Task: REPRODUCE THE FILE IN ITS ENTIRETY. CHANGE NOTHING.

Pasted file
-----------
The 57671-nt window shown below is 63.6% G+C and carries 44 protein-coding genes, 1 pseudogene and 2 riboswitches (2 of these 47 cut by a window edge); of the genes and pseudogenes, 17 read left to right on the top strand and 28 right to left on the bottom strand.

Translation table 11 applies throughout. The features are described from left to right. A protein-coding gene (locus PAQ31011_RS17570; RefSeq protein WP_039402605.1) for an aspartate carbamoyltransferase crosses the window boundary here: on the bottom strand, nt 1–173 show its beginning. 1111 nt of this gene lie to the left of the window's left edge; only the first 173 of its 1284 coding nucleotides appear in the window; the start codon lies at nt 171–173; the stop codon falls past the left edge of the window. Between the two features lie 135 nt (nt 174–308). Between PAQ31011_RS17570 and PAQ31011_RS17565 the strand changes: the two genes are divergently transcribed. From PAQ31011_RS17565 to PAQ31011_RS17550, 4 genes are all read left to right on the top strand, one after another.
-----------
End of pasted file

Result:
The 57671-nt window shown below is 63.6% G+C and carries 44 protein-coding genes, 1 pseudogene and 2 riboswitches (2 of these 47 cut by a window edge); of the genes and pseudogenes, 17 read left to right on the top strand and 28 right to left on the bottom strand.

Translation table 11 applies throughout. The features are described from left to right. A protein-coding gene (locus PAQ31011_RS17570; RefSeq protein WP_039402605.1) for an aspartate carbamoyltransferase crosses the window boundary here: on the bottom strand, nt 1–173 show its beginning. 1111 nt of this gene lie to the left of the window's left edge; only the first 173 of its 1284 coding nucleotides appear in the window; the start codon lies at nt 171–173; the stop codon falls past the left edge of the window. Between the two features lie 135 nt (nt 174–308). Between PAQ31011_RS17570 and PAQ31011_RS17565 the strand changes: the two genes are divergently transcribed. From PAQ31011_RS17565 to PAQ31011_RS17550, 4 genes are all read left to right on the top strand, one after another.